Unionization drive is repressed in Shenzhen, China

Sept. 2018 china workers

By JOHN LESLIE

Facing poor working conditions and mistreatment that made workers feel “like slaves,” workers at Jasic Technologies are attempting to form a union in Shenzhen, China. On May 10, a delegation of workers delivered a petition to the company and the officially recognized Workers Union.

After first expressing support for the workers’ effort to organize, the Pingshan District Federation of Trade Unions turned against the worker organizers, declaring their unionization drive to be illegal. As many as 89 workers had signed petitions signaling their intent to unionize. According to the website Rights Network, the workers face fines, lost wages, benefit cuts, and blacklisting at the hands of management. At least one worker, Yu Yuncong, was beaten by a supervisor.

According to the China Labour Bulletin: “In a now deleted open letter on social media, worker organiser Mi Jiuping thanked their supporters and emphasised that ‘the right to unionise is protected by Chinese law and workers are only exercising their legally entitled right.’”

In June, management rigged the election of a company union run by hand-picked cronies. Since the law can only recognize the existence of one union in any given workplace, the official union turned against the rank-and-file effort. Company goons attacked individual union supporters. Seven workers involved in the independent organizing effort were fired, and more than 30 supporters of the workers—some of them Maoist intellectuals, retired Communist Party members, and student activists—were arrested. Family members of the workers were also detained by police who raided their homes. On July 20, worker organizers Mi Jiuping and Liu Penghua were beaten by police after security guards threw them out of the factory.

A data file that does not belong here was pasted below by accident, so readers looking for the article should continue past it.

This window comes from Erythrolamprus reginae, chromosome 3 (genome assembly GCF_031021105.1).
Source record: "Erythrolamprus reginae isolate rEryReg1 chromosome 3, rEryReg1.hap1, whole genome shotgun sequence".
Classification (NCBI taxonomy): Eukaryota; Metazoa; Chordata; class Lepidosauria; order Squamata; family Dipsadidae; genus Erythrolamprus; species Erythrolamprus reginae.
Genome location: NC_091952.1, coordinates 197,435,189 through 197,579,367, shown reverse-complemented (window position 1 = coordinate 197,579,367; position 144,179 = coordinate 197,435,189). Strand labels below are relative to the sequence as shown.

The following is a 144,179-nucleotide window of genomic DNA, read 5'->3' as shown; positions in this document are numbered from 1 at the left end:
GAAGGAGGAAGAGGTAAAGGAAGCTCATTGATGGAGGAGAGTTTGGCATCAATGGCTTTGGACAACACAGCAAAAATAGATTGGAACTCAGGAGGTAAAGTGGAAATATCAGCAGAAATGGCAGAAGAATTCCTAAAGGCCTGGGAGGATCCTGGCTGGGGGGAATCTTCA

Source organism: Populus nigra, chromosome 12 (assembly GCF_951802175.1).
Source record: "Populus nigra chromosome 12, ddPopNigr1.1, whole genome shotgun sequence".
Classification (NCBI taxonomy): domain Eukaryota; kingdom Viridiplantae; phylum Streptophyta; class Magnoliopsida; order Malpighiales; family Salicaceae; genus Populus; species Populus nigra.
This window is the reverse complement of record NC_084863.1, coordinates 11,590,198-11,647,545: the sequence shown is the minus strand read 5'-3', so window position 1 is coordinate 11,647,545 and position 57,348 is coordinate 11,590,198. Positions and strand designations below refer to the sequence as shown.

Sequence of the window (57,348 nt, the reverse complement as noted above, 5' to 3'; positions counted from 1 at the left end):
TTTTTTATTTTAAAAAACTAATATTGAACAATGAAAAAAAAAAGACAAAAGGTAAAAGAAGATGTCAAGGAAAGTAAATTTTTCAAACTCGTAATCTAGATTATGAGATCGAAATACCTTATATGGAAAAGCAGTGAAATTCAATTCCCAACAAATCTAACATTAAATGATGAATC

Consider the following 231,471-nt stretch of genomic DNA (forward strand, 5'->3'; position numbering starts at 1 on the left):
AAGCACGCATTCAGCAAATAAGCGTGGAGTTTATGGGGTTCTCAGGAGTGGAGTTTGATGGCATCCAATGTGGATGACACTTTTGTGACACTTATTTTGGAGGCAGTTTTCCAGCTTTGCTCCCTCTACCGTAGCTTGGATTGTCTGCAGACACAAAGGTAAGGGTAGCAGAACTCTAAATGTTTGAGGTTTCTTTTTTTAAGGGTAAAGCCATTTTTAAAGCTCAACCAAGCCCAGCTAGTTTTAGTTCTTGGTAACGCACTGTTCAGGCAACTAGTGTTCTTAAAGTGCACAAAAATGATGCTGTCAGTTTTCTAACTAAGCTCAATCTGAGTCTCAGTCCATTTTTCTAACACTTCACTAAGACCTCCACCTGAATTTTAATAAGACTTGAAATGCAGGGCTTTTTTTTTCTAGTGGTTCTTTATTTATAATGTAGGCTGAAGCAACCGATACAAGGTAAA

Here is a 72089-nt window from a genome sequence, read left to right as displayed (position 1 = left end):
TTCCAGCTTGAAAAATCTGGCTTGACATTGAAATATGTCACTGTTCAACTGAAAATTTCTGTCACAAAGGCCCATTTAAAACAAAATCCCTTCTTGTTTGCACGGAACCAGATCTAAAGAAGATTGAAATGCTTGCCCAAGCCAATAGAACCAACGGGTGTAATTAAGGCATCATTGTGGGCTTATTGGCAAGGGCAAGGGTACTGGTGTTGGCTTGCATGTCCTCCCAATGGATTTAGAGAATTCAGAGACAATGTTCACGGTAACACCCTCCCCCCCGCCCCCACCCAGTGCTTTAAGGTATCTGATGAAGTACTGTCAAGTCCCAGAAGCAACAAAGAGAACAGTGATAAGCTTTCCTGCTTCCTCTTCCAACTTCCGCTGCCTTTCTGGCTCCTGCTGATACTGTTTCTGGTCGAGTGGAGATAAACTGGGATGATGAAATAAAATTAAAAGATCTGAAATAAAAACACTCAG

According to a source, a woman was forcibly separated from her infant, and an organizer of the solidarity effort was “disappeared” by “unknown persons.” Fourteen supporters remained in jail as of Aug. 7.

During a demonstration outside of the police station, recently released union supporters declared: “Being released is just the beginning of our struggle, and we will continue to fight! Firmly uphold the legitimate rights and interests of workers! Insist on forming a union! Show the power of our Chinese workers!”

Overall uptick in class struggle in China

There has been an increase in workplace actions and strikes this year, with more than 400 strikes in the first months of 2018 alone. This is an increase over the same period last year. There has been a steady growth of strike actions from just 200 in 2011 to 1256 in 2017. Additionally, courts deal with hundreds of thousands of labor disputes annually.

Strike actions are not restricted to the manufacturing sector and can be found in white-collar, service, transportation, and e-commerce settings. Wage theft is a common cause of job actions, with workers having few legal or contractual protections. In January 2018, teachers gathered in Beijing to demand the recovery of pensions that have been stolen.

The Chinese state has responded to these actions with repression, including arrests and physical abuse. All of this is happening in the context of growing income inequality, austerity measures, factory closings, rising unemployment, and housing prices becoming increasingly unaffordable for the average worker.

Build solidarity with Jasic Technologies workers!

Unions, human rights organizations, and the socialist movement should build solidarity with Chinese workers’ struggles. Support for the right to organize at Jasic Technologies is an urgent task. We call on all labor, student, human rights, and socialist organizations to support these beleaguered workers.

We demand the immediate release of all of the arrested and disappeared. All fired workers must be reinstated with compensation for lost pay. Police and company thugs must be punished. The workers must have the right to form an independent union without company or government harassment.

Photo from Rights Network.